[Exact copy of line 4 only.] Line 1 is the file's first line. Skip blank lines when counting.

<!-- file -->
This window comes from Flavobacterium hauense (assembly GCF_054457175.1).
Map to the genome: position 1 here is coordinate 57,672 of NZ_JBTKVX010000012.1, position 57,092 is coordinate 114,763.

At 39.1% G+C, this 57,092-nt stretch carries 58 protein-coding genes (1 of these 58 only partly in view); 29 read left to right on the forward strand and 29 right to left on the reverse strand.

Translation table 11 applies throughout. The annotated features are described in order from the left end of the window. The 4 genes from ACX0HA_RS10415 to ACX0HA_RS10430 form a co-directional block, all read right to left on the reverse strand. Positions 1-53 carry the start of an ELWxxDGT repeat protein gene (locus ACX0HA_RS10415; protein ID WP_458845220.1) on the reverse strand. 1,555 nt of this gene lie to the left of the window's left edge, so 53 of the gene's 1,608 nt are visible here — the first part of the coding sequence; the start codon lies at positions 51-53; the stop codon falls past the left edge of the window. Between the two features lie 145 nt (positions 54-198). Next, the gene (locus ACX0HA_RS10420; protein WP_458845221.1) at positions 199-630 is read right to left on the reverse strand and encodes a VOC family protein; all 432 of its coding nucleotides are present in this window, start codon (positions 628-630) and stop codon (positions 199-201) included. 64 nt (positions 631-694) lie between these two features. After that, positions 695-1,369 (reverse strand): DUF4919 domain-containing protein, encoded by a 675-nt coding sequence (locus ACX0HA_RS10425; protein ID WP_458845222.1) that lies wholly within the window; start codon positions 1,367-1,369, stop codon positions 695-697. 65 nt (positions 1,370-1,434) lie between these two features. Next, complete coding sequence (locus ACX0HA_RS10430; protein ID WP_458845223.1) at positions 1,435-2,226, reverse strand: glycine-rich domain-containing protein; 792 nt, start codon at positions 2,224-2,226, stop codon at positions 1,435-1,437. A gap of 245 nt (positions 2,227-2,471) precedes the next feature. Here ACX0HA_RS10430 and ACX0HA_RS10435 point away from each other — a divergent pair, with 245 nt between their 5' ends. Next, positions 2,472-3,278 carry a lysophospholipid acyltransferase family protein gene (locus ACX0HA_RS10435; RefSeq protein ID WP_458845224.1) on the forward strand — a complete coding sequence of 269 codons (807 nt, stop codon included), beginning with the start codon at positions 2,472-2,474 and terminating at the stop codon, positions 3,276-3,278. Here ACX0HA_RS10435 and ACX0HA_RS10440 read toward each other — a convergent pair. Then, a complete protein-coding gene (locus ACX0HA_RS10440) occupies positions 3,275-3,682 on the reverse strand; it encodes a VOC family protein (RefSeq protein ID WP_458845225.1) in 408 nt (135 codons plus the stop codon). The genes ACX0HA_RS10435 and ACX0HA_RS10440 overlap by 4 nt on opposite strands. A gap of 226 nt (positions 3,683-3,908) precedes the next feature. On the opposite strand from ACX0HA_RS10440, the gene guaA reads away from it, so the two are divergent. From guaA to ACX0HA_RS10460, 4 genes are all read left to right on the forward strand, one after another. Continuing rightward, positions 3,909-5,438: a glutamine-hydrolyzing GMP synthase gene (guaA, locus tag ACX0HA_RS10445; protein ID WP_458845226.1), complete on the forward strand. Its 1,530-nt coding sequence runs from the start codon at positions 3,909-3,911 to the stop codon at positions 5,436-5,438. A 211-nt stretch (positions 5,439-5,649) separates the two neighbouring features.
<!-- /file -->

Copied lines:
Translation table 11 applies throughout. The annotated features are described in order from the left end of the window. The 4 genes from ACX0HA_RS10415 to ACX0HA_RS10430 form a co-directional block, all read right to left on the reverse strand. Positions 1-53 carry the start of an ELWxxDGT repeat protein gene (locus ACX0HA_RS10415; protein ID WP_458845220.1) on the reverse strand. 1,555 nt of this gene lie to the left of the window's left edge, so 53 of the gene's 1,608 nt are visible here — the first part of the coding sequence; the start codon lies at positions 51-53; the stop codon falls past the left edge of the window. Between the two features lie 145 nt (positions 54-198). Next, the gene (locus ACX0HA_RS10420; protein WP_458845221.1) at positions 199-630 is read right to left on the reverse strand and encodes a VOC family protein; all 432 of its coding nucleotides are present in this window, start codon (positions 628-630) and stop codon (positions 199-201) included. 64 nt (positions 631-694) lie between these two features. After that, positions 695-1,369 (reverse strand): DUF4919 domain-containing protein, encoded by a 675-nt coding sequence (locus ACX0HA_RS10425; protein ID WP_458845222.1) that lies wholly within the window; start codon positions 1,367-1,369, stop codon positions 695-697. 65 nt (positions 1,370-1,434) lie between these two features. Next, complete coding sequence (locus ACX0HA_RS10430; protein ID WP_458845223.1) at positions 1,435-2,226, reverse strand: glycine-rich domain-containing protein; 792 nt, start codon at positions 2,224-2,226, stop codon at positions 1,435-1,437. A gap of 245 nt (positions 2,227-2,471) precedes the next feature. Here ACX0HA_RS10430 and ACX0HA_RS10435 point away from each other — a divergent pair, with 245 nt between their 5' ends. Next, positions 2,472-3,278 carry a lysophospholipid acyltransferase family protein gene (locus ACX0HA_RS10435; RefSeq protein ID WP_458845224.1) on the forward strand — a complete coding sequence of 269 codons (807 nt, stop codon included), beginning with the start codon at positions 2,472-2,474 and terminating at the stop codon, positions 3,276-3,278. Here ACX0HA_RS10435 and ACX0HA_RS10440 read toward each other — a convergent pair. Then, a complete protein-coding gene (locus ACX0HA_RS10440) occupies positions 3,275-3,682 on the reverse strand; it encodes a VOC family protein (RefSeq protein ID WP_458845225.1) in 408 nt (135 codons plus the stop codon). The genes ACX0HA_RS10435 and ACX0HA_RS10440 overlap by 4 nt on opposite strands. A gap of 226 nt (positions 3,683-3,908) precedes the next feature. On the opposite strand from ACX0HA_RS10440, the gene guaA reads away from it, so the two are divergent. From guaA to ACX0HA_RS10460, 4 genes are all read left to right on the forward strand, one after another. Continuing rightward, positions 3,909-5,438: a glutamine-hydrolyzing GMP synthase gene (guaA, locus tag ACX0HA_RS10445; protein ID WP_458845226.1), complete on the forward strand. Its 1,530-nt coding sequence runs from the start codon at positions 3,909-3,911 to the stop codon at positions 5,436-5,438. A 211-nt stretch (positions 5,439-5,649) separates the two neighbouring features.